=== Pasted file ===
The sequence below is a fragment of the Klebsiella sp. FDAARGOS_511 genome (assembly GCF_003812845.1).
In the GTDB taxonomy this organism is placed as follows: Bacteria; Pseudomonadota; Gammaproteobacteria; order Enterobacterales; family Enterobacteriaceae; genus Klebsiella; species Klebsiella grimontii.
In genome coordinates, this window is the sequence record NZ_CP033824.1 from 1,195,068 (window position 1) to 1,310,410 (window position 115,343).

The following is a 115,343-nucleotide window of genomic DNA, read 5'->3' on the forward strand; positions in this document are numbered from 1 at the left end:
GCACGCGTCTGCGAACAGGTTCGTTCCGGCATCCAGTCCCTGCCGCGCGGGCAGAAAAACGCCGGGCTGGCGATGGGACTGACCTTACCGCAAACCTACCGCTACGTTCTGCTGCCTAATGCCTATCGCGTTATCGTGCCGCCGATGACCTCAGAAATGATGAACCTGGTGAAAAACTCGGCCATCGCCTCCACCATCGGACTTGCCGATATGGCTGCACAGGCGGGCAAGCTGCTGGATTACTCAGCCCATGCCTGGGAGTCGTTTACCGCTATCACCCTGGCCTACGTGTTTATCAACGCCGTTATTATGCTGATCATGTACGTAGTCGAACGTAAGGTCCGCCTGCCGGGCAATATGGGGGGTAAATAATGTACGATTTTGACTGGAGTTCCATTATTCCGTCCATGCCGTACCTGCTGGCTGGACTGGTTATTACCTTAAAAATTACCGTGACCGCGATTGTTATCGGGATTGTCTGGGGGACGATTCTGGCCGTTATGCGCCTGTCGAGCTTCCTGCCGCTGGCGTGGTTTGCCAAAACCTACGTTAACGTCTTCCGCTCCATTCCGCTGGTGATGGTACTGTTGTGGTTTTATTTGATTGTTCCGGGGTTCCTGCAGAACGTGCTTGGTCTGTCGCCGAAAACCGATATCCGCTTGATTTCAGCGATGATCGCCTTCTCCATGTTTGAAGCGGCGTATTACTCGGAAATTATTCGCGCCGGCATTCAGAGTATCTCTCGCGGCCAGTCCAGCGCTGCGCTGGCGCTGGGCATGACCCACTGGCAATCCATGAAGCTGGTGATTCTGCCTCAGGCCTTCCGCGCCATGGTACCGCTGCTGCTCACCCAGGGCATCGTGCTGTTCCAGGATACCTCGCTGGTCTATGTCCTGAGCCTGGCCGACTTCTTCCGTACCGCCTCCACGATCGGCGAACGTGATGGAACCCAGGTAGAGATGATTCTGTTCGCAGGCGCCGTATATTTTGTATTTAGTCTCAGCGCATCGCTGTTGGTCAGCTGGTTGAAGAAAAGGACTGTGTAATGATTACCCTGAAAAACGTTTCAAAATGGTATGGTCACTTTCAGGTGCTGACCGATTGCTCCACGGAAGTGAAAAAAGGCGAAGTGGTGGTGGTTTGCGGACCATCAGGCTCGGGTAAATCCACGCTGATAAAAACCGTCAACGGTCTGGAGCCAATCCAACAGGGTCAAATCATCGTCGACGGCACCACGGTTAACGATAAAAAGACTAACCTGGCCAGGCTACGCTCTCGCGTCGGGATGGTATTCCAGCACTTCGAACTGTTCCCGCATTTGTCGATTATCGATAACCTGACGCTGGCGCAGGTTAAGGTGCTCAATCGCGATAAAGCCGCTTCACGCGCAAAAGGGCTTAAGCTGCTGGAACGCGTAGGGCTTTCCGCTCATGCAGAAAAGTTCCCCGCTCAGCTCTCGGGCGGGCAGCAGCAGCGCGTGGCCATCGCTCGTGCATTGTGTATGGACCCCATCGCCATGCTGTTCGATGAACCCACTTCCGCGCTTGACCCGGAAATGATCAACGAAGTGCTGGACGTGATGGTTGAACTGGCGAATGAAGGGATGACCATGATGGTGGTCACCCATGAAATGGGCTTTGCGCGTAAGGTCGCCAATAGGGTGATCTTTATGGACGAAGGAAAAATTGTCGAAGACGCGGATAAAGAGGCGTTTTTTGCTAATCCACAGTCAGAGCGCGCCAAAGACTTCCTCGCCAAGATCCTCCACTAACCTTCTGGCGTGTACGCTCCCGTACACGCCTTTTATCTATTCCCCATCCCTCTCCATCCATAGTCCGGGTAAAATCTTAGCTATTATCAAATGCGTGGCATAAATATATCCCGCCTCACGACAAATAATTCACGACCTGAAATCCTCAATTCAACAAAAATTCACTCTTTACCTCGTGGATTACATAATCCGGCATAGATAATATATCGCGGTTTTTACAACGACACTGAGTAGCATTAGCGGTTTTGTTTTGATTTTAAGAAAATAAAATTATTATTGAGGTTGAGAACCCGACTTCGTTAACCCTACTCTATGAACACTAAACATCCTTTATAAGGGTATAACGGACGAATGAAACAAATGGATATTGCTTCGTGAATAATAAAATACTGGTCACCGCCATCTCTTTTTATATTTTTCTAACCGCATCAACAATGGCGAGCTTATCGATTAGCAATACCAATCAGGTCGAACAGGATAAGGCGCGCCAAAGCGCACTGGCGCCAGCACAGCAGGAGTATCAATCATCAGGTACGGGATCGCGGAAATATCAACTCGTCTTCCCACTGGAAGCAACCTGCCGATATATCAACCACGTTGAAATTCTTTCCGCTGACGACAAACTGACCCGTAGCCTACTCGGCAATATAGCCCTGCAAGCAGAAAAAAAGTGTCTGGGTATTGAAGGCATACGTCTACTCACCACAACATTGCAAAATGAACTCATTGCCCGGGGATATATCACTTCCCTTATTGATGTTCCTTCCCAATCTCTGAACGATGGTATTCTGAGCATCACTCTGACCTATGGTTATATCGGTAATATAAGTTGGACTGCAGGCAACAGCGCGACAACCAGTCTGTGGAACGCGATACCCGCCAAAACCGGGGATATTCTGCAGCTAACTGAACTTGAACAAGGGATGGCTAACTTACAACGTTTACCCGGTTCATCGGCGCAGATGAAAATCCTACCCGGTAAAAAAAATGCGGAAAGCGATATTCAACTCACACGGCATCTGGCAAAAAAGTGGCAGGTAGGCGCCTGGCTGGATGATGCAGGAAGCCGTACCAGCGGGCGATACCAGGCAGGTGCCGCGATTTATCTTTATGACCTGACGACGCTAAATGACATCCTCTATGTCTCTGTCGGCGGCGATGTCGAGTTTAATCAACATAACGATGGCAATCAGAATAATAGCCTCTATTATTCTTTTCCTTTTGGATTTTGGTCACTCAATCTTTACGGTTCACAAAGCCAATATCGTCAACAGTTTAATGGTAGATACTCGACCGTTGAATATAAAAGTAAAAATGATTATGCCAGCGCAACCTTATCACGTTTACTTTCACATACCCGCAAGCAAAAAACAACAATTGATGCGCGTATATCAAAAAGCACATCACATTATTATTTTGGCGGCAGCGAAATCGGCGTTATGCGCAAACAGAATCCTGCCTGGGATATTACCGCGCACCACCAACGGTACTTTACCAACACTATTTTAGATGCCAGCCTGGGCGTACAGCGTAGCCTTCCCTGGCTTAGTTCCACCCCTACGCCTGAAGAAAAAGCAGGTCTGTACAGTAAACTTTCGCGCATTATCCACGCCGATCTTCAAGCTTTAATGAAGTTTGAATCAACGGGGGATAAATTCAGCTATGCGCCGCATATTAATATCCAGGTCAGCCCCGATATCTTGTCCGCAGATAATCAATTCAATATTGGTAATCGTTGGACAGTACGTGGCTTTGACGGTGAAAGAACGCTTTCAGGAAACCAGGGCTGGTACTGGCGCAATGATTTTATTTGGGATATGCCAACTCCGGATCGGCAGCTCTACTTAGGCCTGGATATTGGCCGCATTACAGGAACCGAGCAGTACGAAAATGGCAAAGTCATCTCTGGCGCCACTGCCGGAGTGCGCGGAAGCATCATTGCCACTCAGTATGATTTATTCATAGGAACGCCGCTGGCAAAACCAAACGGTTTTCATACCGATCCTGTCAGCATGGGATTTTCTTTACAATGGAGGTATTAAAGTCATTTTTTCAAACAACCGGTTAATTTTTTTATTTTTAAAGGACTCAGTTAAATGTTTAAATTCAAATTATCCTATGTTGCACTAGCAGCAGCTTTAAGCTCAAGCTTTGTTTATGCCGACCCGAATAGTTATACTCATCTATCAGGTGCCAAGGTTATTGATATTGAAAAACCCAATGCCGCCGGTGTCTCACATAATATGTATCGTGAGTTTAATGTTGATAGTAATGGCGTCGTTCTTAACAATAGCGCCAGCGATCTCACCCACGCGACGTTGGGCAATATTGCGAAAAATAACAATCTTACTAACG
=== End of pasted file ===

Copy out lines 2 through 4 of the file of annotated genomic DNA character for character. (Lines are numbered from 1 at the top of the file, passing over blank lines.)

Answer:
In the GTDB taxonomy this organism is placed as follows: Bacteria; Pseudomonadota; Gammaproteobacteria; order Enterobacterales; family Enterobacteriaceae; genus Klebsiella; species Klebsiella grimontii.
In genome coordinates, this window is the sequence record NZ_CP033824.1 from 1,195,068 (window position 1) to 1,310,410 (window position 115,343).

The following is a 115,343-nucleotide window of genomic DNA, read 5'->3' on the forward strand; positions in this document are numbered from 1 at the left end: